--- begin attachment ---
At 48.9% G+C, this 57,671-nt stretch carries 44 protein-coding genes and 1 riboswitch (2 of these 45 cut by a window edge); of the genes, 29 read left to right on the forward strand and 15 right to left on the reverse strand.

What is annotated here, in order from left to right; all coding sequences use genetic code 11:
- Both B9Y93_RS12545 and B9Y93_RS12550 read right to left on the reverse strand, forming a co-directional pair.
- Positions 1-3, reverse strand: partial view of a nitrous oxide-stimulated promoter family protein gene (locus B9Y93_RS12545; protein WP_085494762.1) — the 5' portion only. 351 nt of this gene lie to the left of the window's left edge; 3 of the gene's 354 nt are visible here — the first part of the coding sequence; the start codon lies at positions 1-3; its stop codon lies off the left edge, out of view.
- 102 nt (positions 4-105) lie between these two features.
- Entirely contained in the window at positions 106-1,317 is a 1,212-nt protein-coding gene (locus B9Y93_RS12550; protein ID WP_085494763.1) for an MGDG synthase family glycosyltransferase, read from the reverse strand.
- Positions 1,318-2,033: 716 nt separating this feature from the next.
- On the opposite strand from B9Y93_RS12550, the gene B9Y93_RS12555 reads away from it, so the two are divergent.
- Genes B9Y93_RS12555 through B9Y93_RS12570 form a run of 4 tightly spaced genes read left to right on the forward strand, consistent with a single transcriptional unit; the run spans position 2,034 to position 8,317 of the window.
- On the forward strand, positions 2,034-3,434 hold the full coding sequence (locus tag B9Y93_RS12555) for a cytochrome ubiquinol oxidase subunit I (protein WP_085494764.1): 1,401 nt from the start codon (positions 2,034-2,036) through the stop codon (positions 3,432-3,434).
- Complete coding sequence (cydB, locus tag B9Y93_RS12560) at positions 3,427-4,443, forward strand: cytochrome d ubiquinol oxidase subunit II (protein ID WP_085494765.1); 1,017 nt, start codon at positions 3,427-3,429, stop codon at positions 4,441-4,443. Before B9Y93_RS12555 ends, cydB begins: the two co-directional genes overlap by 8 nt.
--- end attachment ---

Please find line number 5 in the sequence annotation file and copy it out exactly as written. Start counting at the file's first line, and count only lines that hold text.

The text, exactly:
- 102 nt (positions 4-105) lie between these two features.